With the U.S. Government pulling these two critical safety nets for the economy, the writing on the wall for yet another crash seems far too apparent.
From L. Todd Wood
I was a fairly new employee on Wall Street, a decade and a half ago. I had only been trading about five years but I clearly remember when Sandy Weill, the architect of Citigroup, walked in my office to rally the troops during a management visit. Jamie Dimon, the currency CEO of JP Morgan Chase, dutifully followed behind with a clipboard, taking notes from the master.
The reason for the show of the Citigroup brass was to conduct a pep rally for the repeal of the Glass-Steagall Act. This was the law that was passed after the 1929 market crash and ensuing depression, which caused severe hardship and pain for the entire world. The law primarily split the investment and commercial banking functions into two different types of organizations, with the intention of preventing banks from risking depositor’s money in more aggressive investment activities. As Mr. Weill explained his reasons for believing the law would be repealed, these words passed through my head: This will not end well!
A decade later, as the world collapsed during the 2008 financial crisis, I realized my worst fears were proving accurate.
The past couple weeks, I experienced a form of deja vu as the “Cromnibus” was crammed down the throat of the American public in a last-minute spasm of irresponsible rule-making by our politicians in Washington, DC. The bill was advertised as a bipartisan deal to fund the government through most of 2015, thus preventing a government shutdown that neither side wanted. But what the exercise in smoke-filled-room politics also did was hand out a grab bag of freebies to special interests wealthy enough to afford the best lobbyists on DC’s K Street.
The most egregious campaign contribution payoff was the repeal of a portion of Dodd-Frank You may recall that Dodd-Frank imposed enhanced regulatory oversight and limits on the banking sector after the 2008 financial crisis, the latest global apocalypse forced on the world by the American banking system. Specifically, the bill removed the directive for banks to “push out” their derivatives trading operations away from the FDIC protected deposits of their commercial banking customers.
A swap is a trade “derived” from other securities or markets – hence the term derivative. The basic nature the trade is to swap one instrument for another to better align an investor’s desired cash flow. Approximately 90% of swaps were exempted from Dodd-Frank, trades that were deemed necessary for institutions to be competitive and to conduct business that Congress deemed as low-risk. However, the remainder of the trades were pushed out; the restricted trades included certain types of structured finance, like the securities linked to toxic debt that caused the housing crisis. The Cromnibus bill removed these restrictions.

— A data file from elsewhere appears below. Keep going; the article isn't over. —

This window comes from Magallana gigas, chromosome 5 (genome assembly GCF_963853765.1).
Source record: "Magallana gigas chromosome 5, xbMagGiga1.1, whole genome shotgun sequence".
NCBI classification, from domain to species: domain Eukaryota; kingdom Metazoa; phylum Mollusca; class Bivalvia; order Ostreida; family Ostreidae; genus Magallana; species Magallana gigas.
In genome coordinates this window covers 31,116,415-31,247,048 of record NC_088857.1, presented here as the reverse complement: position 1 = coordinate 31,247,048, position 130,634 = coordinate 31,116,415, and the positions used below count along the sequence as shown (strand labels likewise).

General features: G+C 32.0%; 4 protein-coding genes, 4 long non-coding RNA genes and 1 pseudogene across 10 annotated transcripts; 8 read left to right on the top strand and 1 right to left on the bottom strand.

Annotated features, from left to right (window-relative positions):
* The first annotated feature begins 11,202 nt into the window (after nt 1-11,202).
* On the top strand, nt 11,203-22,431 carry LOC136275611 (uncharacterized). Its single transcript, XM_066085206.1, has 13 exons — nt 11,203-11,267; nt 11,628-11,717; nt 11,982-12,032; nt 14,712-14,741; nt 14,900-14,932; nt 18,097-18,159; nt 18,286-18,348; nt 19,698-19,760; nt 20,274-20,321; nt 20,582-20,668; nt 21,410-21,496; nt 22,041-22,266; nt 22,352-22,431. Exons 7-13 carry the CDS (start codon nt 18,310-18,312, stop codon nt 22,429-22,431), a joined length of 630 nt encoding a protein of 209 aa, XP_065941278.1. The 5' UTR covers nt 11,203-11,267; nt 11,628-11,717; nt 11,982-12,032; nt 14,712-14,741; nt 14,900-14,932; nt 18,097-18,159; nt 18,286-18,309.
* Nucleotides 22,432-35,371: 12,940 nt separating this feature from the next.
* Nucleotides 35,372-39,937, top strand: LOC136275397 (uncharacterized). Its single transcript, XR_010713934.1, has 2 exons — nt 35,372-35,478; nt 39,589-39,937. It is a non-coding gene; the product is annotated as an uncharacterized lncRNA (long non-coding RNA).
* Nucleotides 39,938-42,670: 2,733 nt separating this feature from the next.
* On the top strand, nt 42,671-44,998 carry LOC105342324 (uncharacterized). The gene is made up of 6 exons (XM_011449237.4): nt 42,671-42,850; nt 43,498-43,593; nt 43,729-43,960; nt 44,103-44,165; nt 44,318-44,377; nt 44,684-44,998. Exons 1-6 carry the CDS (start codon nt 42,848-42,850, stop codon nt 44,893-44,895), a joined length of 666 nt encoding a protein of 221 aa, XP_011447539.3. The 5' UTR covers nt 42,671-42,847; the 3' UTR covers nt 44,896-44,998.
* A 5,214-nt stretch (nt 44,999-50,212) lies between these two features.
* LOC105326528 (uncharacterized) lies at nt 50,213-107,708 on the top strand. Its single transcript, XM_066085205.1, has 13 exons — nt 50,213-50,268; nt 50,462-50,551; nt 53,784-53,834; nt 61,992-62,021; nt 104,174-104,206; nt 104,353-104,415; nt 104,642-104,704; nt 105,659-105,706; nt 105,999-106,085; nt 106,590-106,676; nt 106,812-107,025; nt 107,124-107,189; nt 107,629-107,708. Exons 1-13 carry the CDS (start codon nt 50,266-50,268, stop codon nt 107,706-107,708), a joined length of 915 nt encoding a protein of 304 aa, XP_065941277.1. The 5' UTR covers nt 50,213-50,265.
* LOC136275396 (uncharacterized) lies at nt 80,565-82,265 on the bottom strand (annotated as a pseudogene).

Again my feelings are simple: This will not end well.
In addition to the derivative issue, the Cromnibus removed the requirement for full pensions to be paid to retirees, regardless of the liabilities for future workers. In short, the bill allows corporations to reduce current retiree benefits under certain circumstances when the plan is woefully short for future liabilities. The consequences of this change are obvious, with retirees, dependent on their fixed pension income, being the losers. Companies will be seduced into lowering their costs by revoking promises made to former employees. This also could be an attempt to further reduce the concept of pension plans altogether in favor of employee self-funded retirement like in a 401(k). Those hurt the most will be retired blue collar workers who cannot recoup the loss at this point in their lives.
It seems as though Congress and President Obama, who lobbied hard for the passage of the Cromnibus, are not worried about the United States and the world having to relearn the hard lessons of the past, as they are setting the financial system up for the same type of serious financial crisis at some point down the road. Are our politicians sacrificing your future for their short-term political gain?
The lesson to be learned here is simple: You are on your own for your financial future. You cannot count of government to watch your back in your older years. One way to protect your spending power from irresponsible financial decisions is to put your hard-earned money into Gold – the only currency that has retained its value for thousands of years.
There is no central bank that can print more Gold. There is no Congress that can devalue it. As the bad policy decisions start to build after the last crisis, doesn’t it seem prudent to move some of your savings into a stable store of value?
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